# On the hydrostatic limit

of stably stratified fluids with isopycnal diffusivity

Together with Roberta Bianchini, we have uploaded an arXiv preprint concerning the hydrostatic limit of stably stratified fluids.

The hydrostatic approximation consists in neglecting vertical accelerations when computing the pressure in the (inhomogeneous) incompressible Euler equations, which reduces then to the following hydrostatic balance formula (with standard notations) $$\partial_z P = -g\rho.$$ This tremendously simplifies the problem of pressure reconstruction, avoiding the otherwise necessary elliptic boundary-value problem on the full 3-dimensional domain. Hence the hydrostatic approximation is at the heart of the so-called Primitive Equations which are ubiquitely used in large-scale simulations of oceanic flows.

From the perspective of asymptotic modeling, the hydrostatic approximation is formally valid in the shallow-water regime, where the typical horizontal wavelength is much larger than the depth of the layer. Yet when trying to provide rigorous foundations to the analysis, one is confronted with the fact that the hydrostatic approximation is in some sense singular: we lose the control of one variable (the vertical velocity) in the process. As a matter of fact, the initial-value problem for the equations with the hydrostatic approximation is ill-posed1 in finite-regularity spaces, due to the emergence of high-frequency instabilities emerging from some arbitrarily small initial data (not satisfying the Rayleigh criterion).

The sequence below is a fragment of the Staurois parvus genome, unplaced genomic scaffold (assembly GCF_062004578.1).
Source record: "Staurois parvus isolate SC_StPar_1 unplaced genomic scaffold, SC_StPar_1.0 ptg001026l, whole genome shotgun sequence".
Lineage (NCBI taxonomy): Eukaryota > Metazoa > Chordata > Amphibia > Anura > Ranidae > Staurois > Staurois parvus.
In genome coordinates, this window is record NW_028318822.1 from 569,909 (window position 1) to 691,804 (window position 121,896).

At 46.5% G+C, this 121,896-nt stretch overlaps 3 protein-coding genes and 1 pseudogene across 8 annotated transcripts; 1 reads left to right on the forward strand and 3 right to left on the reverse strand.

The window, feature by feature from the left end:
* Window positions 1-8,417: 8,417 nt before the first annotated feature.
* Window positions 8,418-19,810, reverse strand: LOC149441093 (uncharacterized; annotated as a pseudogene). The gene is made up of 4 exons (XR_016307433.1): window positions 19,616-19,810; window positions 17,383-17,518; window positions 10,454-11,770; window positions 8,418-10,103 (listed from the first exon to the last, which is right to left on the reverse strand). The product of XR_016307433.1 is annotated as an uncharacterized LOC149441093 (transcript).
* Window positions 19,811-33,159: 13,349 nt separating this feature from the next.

Yet the above analysis does not take into account the stabilizing effect of stratification, when the density of the fluid augments with depth (in the presence of a vertical gravity field). In this framework the initial-value problem for the equations with the hydrostatic approximation in finite-regularity spaces is completely open.

This is why most works on these equations, and in particular the ones concerned with the theoretical justification of the hydrostatic approximation,2 use the regularization effect of viscosity and diffusivity, which is argued to be physically relevant to model effective eddy correlations, typically used in Large Eddy Simulations.

Our work with Roberta Bianchini differs from preceding works through the following ingredients.

1. We do not consider viscosity contributions but only diffusivity effects. Specifically, we consider the isopycnal parameterization proposed by Gent and McWilliams.3
2. We heavily rely on the assumption of stable stratification. In particular, we use the reformulation of the systems by means of isopycnal coordinates, which allows us to provide careful energy estimates that are far from being evident in the original (Eulerian) coordinate system.
3. We consider strong limits in high-regularity spaces, keeping track of all relevant parameters. This allows to provide some insights on the interplay between the effects of stratification, shear velocities, and eddy diffusivity.